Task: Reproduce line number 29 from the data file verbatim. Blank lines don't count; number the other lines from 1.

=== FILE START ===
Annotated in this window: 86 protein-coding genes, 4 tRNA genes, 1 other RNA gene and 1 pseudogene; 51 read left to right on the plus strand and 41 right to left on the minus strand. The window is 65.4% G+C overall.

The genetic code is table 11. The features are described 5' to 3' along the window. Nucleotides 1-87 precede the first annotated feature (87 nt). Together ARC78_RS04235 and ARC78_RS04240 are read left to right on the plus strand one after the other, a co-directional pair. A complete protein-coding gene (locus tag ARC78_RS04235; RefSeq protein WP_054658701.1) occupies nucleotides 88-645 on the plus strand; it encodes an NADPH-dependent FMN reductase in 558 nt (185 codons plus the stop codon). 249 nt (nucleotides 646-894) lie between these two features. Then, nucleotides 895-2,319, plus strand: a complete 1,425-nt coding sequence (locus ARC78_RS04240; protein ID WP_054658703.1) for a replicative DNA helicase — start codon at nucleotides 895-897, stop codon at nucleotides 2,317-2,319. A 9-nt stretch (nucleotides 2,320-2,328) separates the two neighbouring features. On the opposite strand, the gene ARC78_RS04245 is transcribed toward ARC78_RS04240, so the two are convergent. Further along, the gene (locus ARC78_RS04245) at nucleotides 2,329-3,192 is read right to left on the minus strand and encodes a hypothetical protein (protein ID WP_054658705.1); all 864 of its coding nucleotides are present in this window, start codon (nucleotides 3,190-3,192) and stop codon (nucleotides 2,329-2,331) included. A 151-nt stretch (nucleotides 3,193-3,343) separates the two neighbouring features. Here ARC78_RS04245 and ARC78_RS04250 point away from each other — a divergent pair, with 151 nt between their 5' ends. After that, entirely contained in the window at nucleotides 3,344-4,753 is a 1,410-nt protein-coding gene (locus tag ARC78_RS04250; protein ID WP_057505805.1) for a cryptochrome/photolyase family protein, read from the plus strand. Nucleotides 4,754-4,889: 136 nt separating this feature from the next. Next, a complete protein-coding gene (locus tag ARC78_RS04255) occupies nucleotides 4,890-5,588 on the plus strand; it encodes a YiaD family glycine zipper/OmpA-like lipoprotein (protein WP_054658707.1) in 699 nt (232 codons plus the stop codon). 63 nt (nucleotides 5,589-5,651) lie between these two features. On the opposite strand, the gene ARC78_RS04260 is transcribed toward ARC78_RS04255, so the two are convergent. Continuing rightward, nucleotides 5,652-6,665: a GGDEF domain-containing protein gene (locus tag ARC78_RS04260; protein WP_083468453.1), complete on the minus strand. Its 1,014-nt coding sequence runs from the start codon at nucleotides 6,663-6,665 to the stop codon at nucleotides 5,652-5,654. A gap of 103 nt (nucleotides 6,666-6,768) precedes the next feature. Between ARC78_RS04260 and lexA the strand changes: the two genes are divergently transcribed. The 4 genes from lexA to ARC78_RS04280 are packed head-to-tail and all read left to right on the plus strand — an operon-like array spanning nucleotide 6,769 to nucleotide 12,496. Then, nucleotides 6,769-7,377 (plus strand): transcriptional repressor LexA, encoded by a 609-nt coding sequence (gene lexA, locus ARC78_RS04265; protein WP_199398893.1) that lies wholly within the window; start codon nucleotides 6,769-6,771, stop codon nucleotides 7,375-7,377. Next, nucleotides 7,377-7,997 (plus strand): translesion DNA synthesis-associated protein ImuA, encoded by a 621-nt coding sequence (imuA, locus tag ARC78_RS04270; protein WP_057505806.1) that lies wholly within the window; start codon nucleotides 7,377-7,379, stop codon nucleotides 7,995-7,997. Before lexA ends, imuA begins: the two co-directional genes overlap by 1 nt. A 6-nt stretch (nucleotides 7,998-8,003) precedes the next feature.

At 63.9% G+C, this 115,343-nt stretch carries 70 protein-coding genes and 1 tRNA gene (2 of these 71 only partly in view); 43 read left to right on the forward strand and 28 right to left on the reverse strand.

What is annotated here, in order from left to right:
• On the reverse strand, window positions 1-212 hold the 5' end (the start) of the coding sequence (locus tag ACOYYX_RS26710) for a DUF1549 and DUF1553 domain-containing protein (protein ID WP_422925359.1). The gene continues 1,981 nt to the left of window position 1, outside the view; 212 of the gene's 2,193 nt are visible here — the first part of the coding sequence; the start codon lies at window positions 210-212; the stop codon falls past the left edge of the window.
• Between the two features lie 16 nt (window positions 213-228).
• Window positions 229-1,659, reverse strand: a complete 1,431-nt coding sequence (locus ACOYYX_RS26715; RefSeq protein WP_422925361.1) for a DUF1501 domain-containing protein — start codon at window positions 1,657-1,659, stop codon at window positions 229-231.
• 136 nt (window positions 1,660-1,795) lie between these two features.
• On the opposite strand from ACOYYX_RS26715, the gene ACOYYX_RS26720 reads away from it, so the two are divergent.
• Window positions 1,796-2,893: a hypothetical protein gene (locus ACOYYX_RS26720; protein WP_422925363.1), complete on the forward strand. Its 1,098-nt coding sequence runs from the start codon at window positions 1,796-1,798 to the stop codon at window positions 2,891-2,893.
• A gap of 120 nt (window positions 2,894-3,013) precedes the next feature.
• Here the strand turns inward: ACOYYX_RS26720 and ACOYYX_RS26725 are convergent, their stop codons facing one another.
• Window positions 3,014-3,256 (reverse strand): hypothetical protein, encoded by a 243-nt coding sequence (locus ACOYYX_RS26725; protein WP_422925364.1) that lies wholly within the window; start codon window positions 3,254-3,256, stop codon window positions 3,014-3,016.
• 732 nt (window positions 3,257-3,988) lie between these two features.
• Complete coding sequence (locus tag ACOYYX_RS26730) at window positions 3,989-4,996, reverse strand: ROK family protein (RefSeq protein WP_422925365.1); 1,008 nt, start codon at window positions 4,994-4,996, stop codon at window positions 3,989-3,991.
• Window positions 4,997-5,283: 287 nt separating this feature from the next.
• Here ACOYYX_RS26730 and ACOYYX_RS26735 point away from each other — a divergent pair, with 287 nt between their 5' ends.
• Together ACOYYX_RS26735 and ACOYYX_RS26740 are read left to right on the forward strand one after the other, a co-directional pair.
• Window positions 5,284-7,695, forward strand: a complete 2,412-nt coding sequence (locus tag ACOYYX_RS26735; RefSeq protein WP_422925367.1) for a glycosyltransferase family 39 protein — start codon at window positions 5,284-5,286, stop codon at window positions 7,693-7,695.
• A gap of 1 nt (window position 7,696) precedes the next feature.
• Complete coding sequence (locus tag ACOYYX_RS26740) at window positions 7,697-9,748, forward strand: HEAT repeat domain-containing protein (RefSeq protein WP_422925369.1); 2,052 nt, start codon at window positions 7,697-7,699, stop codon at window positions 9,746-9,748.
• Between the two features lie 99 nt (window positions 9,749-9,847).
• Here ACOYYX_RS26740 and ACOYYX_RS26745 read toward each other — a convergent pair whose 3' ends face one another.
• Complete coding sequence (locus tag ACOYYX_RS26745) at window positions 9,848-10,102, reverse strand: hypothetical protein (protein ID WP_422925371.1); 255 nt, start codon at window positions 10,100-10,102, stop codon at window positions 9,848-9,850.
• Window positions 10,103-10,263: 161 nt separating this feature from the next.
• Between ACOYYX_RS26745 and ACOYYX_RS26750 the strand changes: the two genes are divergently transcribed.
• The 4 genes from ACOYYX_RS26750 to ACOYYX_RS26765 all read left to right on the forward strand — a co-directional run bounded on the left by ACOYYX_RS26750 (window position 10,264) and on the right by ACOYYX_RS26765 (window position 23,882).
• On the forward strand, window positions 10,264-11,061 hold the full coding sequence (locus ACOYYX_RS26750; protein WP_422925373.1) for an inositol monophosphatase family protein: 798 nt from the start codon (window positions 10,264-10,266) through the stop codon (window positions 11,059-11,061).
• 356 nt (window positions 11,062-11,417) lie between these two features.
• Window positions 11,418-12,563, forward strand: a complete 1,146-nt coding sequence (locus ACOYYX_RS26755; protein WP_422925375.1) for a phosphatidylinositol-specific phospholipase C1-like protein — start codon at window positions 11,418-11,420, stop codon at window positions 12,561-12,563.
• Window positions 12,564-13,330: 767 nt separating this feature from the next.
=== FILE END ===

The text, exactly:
• 356 nt (window positions 11,062-11,417) lie between these two features.